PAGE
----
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Opera is the turducken of classical music: monumental, multi-layered, inconceivable to anyone who hasn’t experienced it live, and endlessly satisfying if you just sink your teeth into it and let all the different flavors and textures do their thing.
But if you strip away all the drama and glory, it’s a cottage industry that employs, in this city at least, hundreds of people. So far this season, the opera involved 345 people for “Turandot,” and 240 for “Der Rosenkavalier.”
As an arts and culture reporter, I’ve always felt that zooming out is one of the best ways to zoom in. I don’t just study what’s inside the frame, but what’s around the frame. What’s behind or beneath the stage? Who crafted the musician, not just the music? This isn’t some analytical gimmick. It’s just that the more I know about the context, the easier it is to evaluate how each minute detail fits — or doesn’t — with that whole.
In that spirit, today voiceofsandiego.org is launching a week-long series called Countdown to Curtain. From now until the opening day of “Faust,” April 23, Sam Hodgson and I will be around to meet dozens of people and witness key moments. Yesterday we watched as they first hung up the huge “Faust” banner on the front of the Civic Theatre, and we’ll be checking in all the way up to when the lights dim on opening night. We’ll bring you updates, with snippets and longer installments, and at the end, you’ll have a window into some of the complexities of opera.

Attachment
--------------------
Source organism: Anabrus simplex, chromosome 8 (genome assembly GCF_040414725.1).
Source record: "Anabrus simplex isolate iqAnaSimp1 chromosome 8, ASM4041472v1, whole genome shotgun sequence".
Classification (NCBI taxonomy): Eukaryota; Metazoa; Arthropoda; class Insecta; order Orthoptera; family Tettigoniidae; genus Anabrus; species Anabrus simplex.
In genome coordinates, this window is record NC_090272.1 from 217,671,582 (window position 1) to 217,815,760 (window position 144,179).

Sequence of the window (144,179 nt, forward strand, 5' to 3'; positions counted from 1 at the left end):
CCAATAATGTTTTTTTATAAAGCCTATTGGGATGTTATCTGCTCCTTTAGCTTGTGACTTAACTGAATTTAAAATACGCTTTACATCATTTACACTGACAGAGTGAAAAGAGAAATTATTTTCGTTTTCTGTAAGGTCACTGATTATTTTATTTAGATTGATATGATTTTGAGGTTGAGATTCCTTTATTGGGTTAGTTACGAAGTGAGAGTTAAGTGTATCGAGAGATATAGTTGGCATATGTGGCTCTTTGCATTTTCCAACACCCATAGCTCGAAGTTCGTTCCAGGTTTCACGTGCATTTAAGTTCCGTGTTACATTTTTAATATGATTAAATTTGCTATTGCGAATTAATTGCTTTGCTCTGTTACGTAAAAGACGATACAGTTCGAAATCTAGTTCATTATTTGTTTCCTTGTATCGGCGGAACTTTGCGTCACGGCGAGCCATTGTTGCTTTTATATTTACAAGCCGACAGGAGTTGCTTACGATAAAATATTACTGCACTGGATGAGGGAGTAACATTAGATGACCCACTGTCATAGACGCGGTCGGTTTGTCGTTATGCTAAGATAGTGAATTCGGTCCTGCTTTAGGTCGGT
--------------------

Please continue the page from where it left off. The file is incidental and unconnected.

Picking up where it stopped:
We’ll ask: What do all those people do? How many hours of labor does it take to put on one show? How far back do those preparations start? How do the moods and emotions of all these people evolve over the course of the week? And for every note the audience hears on stage, how many words were exchanged off stage to get that instant just right?
These are pragmatic questions, on one level. With tickets starting at $35 and the best seats costing what some people earn in a week, opera is decidedly not a budget-friendly affair, and personnel costs are one slice of the budgetary pie. The financial challenges of sustaining this grand old art is old news. But what’s not often reported is how a diversity of forces and goals come together in opera, allowing something as exhilarating and volatile as live art to unfold as safely and predictably as possible.
So whether you’re a classical music or live music fan, an economist, an organizational psychologist, an active or recovering drama camper, if you’re curious about what happens backstage in the arts, or if the idea of working on a team in the shadows for a greater cause rings a bell, then take a look inside with us.
And if you’re curious about any angle of how a production comes together, send in your questions.
Next up: Laying the foundation: The San Diego Opera first decided to do “Faust” this season in 2007.
Roxana Popescu is a San Diego arts writer. You can reach her directly at email@example.com.